• Joel Tosi
        By Joel Tosi  ~  3 years ago
        reply Reply

        Hi Howard,

            We think it might be most interesting / valuable to the attendees if we tweaked the session a tad - please let us know your thoughts.

        What if you presented the 12 items as a quick overview and then demo'ed your top 4?  Would that be something you would be comfortable with?  That way attendees get the interest of the 12 and can concretely see 4 and get a little depth in them.

         

        Please let us know your thoughts

        Best,

        Joel

        • Howard Deiner
          By Howard Deiner  ~  3 years ago
          reply Reply

          That's an excellent idea, Joel!  I'll do that!!

          • Naresh Jain
            By Naresh Jain  ~  2 years ago
            reply Reply

            Thanks Howard. Can you please update the proposal to reflect the same?

  • Joel Tosi
    By Joel Tosi  ~  3 years ago
    reply Reply

    Hi Howard,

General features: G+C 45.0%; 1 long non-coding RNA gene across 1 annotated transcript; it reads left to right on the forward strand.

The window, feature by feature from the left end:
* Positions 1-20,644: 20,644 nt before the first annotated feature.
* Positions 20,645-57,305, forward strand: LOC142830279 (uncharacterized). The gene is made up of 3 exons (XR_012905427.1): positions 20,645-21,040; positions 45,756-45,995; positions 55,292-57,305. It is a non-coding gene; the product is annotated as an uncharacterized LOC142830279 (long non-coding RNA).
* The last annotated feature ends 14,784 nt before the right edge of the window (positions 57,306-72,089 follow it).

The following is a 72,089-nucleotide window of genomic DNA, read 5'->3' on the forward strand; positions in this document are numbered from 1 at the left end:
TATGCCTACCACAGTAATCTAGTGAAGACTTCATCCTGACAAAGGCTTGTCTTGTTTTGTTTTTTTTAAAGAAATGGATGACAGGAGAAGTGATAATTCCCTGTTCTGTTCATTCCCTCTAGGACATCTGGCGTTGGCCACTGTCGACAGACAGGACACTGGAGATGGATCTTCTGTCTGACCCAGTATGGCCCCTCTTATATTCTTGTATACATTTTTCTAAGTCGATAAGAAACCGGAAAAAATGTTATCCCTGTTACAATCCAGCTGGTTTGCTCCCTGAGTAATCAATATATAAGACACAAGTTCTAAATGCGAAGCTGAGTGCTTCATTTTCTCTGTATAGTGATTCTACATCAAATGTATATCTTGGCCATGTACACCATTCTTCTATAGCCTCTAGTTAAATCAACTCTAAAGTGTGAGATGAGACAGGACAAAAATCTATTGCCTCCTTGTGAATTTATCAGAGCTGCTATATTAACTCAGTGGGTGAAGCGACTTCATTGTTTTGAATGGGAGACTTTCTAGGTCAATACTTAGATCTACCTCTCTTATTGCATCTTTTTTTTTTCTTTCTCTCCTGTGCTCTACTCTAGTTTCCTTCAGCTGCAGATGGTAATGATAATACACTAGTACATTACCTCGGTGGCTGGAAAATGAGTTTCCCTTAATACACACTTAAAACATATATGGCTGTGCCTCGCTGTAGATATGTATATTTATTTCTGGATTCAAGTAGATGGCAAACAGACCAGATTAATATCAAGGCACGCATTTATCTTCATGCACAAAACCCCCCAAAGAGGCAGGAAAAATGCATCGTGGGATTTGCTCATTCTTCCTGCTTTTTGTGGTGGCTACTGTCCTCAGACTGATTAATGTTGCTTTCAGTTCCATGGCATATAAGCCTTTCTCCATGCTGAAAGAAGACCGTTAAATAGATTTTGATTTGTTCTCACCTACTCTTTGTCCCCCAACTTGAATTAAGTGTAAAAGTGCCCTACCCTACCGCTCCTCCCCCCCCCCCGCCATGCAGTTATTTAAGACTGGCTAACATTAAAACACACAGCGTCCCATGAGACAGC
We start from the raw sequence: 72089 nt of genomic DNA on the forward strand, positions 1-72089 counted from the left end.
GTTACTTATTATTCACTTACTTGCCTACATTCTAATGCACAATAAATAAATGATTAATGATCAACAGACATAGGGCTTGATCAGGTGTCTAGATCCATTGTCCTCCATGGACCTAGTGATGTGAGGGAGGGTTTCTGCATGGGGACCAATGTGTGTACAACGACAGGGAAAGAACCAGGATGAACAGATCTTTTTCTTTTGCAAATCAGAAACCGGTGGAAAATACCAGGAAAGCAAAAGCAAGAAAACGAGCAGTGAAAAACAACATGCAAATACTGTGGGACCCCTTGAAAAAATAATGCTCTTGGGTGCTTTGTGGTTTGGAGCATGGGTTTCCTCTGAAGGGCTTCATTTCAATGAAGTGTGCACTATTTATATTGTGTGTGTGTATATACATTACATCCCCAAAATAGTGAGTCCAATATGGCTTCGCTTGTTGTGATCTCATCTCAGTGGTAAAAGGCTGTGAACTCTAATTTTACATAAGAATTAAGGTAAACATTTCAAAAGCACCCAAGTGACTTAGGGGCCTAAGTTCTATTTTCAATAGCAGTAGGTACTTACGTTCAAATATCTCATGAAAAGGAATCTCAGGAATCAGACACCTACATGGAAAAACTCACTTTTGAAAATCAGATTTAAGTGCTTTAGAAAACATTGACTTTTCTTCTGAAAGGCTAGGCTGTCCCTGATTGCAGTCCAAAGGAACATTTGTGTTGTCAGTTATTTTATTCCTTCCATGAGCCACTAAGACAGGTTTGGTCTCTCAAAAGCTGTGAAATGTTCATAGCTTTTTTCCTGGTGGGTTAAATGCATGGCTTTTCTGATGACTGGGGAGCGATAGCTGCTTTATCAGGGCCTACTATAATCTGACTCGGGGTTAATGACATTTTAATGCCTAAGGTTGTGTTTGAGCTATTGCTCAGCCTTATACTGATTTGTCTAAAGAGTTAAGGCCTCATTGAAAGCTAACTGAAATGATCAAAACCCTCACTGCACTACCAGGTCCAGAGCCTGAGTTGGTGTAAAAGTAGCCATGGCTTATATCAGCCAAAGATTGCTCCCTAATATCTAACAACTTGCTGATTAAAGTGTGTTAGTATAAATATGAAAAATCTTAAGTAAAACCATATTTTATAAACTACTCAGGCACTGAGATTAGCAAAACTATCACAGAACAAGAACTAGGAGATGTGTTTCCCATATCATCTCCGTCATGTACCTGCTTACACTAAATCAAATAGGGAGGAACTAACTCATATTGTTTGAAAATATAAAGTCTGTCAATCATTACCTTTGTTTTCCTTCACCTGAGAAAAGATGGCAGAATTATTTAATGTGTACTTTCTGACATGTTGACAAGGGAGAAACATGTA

This does feel rushed for 45 minutes, but you bring up a good point - will people that aren't familar with Cucumber be lost in this session?  I'm just trying to understand the need from the attendees.

    Best,

    Joel

    • Howard Deiner
      By Howard Deiner  ~  3 years ago
      reply Reply

      Hi Joel!

      This session is definately not one that tries to extoll the virtues of BDD or teach people who have never used Cucumber how to start.  Rather, it is one that will help people who have started using the framework, but are frustrated with problems sticking to it because of issues.  I want to help people who otherwise would say, "Cucumber looks nice, but can't work here because of A, B, C, and D".

      Hope that makes sense for the conference.

      --  howard